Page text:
“Another thing that is very important that I propose to do is to activate all of our standing committees. We have committees that would basically address every issue in the nation. The problem is that they are not functional. And that was one of my responsibilities as branch secretary.

“In order to grow those committees it takes the president to appoint the people on those committees.—addressing the needs of the community and leading the fight for social justice

“The community needs to know we are there to support them. We are there to effect change in a good way. The revitalization of Nashville can be a positive thing. The ‘it’ city needs to be the ‘it’ city for everybody.

“One of my goals would be to invite, to open the doors to all members, show them by example that the NAACP has realigned itself with the mission. We’re about social justice and addressing the need of the community. And we need their active participation.

If elected, what would be your first order of business?

“One of my first orders of business would be to sponsor a New Year celebration,” said Crawley-Shinault. “It would be an NAACP New Year celebration, open to the public. I would introduce the elected officials of the NAACP. I would also discuss what our goals and objectives are for the New Year—who we are, what we plan to do, why we plan to do those things and how we plan to do them; as well as open up the NAACP for their membership; and to ask them to join the NAACP as well. It would be to open the doors of the NAACP to the community basically, and I would do that New Years Eve. After which we would celebrate the incoming year.”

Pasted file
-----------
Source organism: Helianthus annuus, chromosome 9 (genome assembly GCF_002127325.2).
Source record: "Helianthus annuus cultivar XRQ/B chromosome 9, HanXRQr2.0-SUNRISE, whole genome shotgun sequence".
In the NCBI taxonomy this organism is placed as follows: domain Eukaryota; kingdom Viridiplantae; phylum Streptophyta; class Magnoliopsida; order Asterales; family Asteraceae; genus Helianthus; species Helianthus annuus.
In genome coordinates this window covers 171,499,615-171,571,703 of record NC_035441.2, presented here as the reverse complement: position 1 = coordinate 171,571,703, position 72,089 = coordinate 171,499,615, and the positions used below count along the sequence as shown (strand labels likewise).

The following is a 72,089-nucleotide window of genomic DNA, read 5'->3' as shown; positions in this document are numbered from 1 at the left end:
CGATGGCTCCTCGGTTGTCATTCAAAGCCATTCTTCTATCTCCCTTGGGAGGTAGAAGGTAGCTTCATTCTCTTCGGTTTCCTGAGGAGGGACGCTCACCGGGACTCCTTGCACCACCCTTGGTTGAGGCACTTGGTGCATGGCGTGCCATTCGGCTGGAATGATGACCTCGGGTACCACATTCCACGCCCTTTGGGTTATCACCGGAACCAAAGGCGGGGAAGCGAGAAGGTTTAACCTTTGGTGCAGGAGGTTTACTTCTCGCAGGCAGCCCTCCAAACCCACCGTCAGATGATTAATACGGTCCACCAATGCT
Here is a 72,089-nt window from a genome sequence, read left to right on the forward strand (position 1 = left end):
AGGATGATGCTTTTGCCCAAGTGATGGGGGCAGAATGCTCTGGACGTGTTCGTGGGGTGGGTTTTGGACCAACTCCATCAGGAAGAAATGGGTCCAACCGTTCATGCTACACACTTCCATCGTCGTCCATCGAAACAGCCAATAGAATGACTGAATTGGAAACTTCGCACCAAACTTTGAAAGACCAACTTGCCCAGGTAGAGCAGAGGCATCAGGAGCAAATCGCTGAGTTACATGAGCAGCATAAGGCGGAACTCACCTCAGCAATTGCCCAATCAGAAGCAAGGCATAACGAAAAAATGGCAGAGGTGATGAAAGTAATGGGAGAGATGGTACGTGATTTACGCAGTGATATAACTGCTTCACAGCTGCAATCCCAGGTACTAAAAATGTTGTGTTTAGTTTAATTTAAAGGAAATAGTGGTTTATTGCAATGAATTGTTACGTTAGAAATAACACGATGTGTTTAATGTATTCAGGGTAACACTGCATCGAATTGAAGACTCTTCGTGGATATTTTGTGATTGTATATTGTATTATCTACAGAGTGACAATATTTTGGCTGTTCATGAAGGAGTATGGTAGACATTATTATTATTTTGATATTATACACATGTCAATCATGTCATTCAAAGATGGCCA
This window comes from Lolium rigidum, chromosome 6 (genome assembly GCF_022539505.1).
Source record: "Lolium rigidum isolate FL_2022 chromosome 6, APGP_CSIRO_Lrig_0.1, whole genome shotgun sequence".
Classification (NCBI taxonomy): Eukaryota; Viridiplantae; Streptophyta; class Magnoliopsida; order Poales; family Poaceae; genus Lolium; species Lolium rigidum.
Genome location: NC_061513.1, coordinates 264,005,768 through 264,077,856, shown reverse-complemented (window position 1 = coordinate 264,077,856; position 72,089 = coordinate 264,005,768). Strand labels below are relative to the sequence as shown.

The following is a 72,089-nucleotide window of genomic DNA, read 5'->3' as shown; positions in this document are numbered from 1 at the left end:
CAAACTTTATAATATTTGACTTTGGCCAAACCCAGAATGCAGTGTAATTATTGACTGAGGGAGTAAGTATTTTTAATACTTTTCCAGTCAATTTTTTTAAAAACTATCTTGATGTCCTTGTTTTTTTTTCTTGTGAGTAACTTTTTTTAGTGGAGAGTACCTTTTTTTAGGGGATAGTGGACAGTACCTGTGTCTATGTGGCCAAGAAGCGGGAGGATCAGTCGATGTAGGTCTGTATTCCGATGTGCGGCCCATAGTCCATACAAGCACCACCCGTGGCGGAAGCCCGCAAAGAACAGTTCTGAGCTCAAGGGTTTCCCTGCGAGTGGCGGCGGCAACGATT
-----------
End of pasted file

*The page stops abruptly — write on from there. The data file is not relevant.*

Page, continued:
What motivates you?

“I have a fire burning inside of me for social justice and equal opportunity for all children,” said Crawley-Shinault. “I have a fire burning in me for justice, fairness and equality. I love all people and I particularly love African Americans because we have experienced a journey that no other group or race of people have ever had to endure. We’re not there yet, and I won’t stop having the passion and that fire burning until we have achieved equality in this country—our God given right. ‘It’s not about race, it’s about right’—that quote came from Deacon Ralph at True Vine Baptist Church, in East Nashville.”

When are elections?

“The NAACP elections will take place November 17,” said Crawley-Shinault. “In order to vote, you must be in good standing as term, as financial. Those who are not members need to be members 30 days prior to the election. I’m hoping that life members and newly registered members will vote. What I would like to see is the Nashville Pride and other Black press hold a forum because I believe the leadership for the NAACP is as important to our community as the leadership for the city. I would like for people to make an informed choice. It shouldn’t be a door that opens for anyone without a presentation of your platform. We must be accountable to the community—and that is something that needs to be built within the NAACP and the community. Give the branch another chance.”